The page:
President Paul Kagame(middle) and Yoweri Museveni(l) during the GAIS in Kigali
President Paul Kagame(middle) and Yoweri Museveni(l) during the GAIS in Kigali

President Paul Kagame has said there should be penalties imposed on public institutions that delay to implement critical projects if Africa needs to catch up with the rest of the world.

The president who was speaking at the opening of the Global African Investment Summit in Kigali on Monday said that most projects within the regional integration are delaying due to failure to respect deadlines.

“Perhaps there should even be a financial penalty of some kind when deadlines are not met by public sector institutions,” the president told over 1,000 government officials, international investors and members of private sector.

“Whatever the amount, it would certainly be much less than what we pay now by assuming that the price of time is free,” he warned.

The president says the delay in different   projects mainly the implementation of the Free Trade Tripartite Area, “is not caused by a lack of knowledge, commitment, or resources, but rather by failing to appreciate that speed is a driver of wealth creation.

“If we in Africa start to value time even more highly than our friends and competitors then the gap between ourselves and the rest of the world will start to close rapidly. This summit’s special focus on integration is very important in this regard,” he added.

The  3rd global summit  and the first to be held on Africa continent aims at harnessing ‘The Tripartite Free Trade Area’, attracting more investment and private sector to  bolster physical infrastructure as well as facilitating free movement of goods and persons.

The strong voice for faster implementation of the tripartite agreement comes at the time when 17 countries have already signed the agreement ahead of the deadline of 2017.

“It is not too much to say that the habit of tolerating endless delay is one of the major causes of poverty,” president Kagame said.

The Tripartite Free Trade Area Agreement (TFTA) was established to encourage free trade and includes a collaboration of three regional economic communities (RECs),including  the Common Market for Eastern and Southern Africa (COMESA), the Southern African Development Community (SADC) and the East African Community (EAC).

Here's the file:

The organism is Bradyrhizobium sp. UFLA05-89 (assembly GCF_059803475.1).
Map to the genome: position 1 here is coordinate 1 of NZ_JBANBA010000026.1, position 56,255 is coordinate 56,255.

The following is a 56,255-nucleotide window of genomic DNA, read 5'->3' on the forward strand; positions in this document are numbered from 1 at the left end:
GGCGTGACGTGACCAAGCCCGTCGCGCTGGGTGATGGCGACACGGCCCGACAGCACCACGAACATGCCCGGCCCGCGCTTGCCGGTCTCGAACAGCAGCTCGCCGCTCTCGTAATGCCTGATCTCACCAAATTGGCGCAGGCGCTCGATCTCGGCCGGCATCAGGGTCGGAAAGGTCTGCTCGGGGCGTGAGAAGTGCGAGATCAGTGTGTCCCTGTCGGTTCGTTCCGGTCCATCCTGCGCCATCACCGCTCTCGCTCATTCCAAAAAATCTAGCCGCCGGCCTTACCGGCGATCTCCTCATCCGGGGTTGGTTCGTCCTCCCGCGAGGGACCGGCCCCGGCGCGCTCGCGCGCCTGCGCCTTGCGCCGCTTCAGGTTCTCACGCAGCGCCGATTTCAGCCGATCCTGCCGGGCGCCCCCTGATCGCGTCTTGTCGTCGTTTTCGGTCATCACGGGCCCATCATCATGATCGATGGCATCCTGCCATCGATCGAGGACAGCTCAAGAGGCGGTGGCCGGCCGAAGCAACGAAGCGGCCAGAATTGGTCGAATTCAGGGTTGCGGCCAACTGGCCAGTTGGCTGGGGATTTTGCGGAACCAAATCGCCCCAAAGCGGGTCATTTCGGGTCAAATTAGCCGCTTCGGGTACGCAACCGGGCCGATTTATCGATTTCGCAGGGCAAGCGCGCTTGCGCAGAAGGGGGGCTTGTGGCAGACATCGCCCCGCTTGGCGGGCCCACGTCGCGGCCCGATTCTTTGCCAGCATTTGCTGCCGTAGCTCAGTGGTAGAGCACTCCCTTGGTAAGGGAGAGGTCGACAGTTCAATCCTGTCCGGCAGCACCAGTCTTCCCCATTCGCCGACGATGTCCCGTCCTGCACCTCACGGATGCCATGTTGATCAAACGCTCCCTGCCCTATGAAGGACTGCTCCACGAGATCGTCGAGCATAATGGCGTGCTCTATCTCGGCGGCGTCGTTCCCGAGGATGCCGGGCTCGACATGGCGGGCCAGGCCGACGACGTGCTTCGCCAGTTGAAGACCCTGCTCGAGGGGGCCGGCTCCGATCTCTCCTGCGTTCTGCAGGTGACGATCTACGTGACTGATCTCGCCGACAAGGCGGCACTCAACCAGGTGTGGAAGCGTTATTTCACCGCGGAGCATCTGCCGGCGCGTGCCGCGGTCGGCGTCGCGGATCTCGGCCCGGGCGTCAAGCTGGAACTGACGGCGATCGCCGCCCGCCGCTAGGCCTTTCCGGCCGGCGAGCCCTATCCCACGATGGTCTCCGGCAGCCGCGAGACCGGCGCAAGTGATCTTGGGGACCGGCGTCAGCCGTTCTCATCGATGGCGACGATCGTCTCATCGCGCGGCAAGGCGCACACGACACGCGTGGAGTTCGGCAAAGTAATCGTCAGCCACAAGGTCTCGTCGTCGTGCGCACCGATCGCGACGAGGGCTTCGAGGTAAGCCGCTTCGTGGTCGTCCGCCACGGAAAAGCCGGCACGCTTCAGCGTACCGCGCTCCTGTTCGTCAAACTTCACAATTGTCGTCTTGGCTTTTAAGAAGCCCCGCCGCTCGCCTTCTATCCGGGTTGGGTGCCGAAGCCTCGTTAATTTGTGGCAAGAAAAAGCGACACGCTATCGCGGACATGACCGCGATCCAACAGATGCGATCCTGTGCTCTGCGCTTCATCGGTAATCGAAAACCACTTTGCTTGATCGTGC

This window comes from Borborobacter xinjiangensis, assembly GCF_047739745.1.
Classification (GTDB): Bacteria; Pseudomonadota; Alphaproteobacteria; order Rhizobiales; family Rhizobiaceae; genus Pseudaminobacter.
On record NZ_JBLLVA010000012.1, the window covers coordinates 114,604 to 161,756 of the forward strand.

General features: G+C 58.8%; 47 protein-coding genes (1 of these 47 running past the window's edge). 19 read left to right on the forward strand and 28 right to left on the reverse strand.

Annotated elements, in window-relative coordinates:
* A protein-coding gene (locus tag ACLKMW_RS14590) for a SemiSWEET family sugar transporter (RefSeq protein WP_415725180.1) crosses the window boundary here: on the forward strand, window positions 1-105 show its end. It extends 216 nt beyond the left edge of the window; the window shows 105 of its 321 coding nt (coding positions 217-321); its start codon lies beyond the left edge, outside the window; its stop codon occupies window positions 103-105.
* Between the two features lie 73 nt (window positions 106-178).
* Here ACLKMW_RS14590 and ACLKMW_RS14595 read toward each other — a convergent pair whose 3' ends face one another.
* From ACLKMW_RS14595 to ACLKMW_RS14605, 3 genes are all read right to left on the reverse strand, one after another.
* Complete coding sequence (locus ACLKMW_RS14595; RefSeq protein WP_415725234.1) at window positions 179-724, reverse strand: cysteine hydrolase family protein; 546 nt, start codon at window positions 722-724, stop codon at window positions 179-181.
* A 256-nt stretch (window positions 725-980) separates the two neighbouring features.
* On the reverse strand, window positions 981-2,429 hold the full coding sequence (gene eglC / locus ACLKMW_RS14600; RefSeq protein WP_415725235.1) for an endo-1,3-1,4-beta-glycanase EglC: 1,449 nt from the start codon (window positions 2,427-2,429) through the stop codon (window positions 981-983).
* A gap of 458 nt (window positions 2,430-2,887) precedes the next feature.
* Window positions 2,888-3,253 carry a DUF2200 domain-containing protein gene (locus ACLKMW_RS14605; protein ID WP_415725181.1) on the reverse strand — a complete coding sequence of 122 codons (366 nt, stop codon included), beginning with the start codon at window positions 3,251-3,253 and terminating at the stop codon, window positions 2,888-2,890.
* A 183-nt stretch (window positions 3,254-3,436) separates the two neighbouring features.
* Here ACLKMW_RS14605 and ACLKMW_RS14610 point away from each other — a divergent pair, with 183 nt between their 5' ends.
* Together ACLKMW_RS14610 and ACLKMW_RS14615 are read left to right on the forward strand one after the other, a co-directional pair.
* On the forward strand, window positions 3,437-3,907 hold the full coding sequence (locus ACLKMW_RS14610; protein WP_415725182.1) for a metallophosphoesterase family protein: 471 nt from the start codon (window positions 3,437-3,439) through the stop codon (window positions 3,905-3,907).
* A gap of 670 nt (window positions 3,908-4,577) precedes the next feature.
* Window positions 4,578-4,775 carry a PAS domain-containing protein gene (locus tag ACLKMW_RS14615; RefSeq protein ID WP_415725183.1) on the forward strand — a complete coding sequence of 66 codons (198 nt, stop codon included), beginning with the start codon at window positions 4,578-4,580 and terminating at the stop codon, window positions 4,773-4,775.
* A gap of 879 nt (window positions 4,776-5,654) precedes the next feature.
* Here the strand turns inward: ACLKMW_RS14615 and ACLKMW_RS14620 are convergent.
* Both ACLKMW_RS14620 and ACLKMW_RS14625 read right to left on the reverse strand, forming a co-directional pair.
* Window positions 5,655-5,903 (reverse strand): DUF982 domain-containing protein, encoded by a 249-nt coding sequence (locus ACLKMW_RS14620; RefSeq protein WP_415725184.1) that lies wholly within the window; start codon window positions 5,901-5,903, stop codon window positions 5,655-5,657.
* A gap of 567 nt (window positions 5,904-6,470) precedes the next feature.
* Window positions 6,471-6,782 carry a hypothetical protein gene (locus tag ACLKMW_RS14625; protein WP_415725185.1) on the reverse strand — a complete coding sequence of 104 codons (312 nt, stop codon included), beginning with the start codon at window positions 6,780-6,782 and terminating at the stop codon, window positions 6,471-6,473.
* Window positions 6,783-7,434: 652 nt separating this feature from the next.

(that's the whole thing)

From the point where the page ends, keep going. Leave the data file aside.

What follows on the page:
The president said that for the integration to be achieved there is a need to shift from paperwork to action which he says is the only way to bolster the continent’s growth.

“We know it, we believe in it. What remains is just to be doing what is necessary to make it a reality. Let us work to address outstanding issues so that the tripartite agreement can come into force as soon as possible.”

“Africa cannot just remain a story about huge potential that never materialises,” Kagame added.

President Museveni of Uganda noted that despite the delays in the implementation of the free trade area, the region provides huge potential for investors as governments are working towards creating a conducive environment.

“Investors can come in and they will make the work easier, they can invest in energy, value addition, railways and human development, hospital and African middle class which is expanding will buy their products,” he said.

The tripartite that  brings together  26  countries  of  600 million  people into one  open market is banked on by member  states to  attract investment while also  boosting intra trade.

The tripartite was launched by heads of states in Sharm El Sheikh in Egypt in June last year.

The region recorded Foreign Direct Investment worth U$ 16 billion in 2014 lower compared to the total global flow worth U$1.23 trillion in the same year.

 




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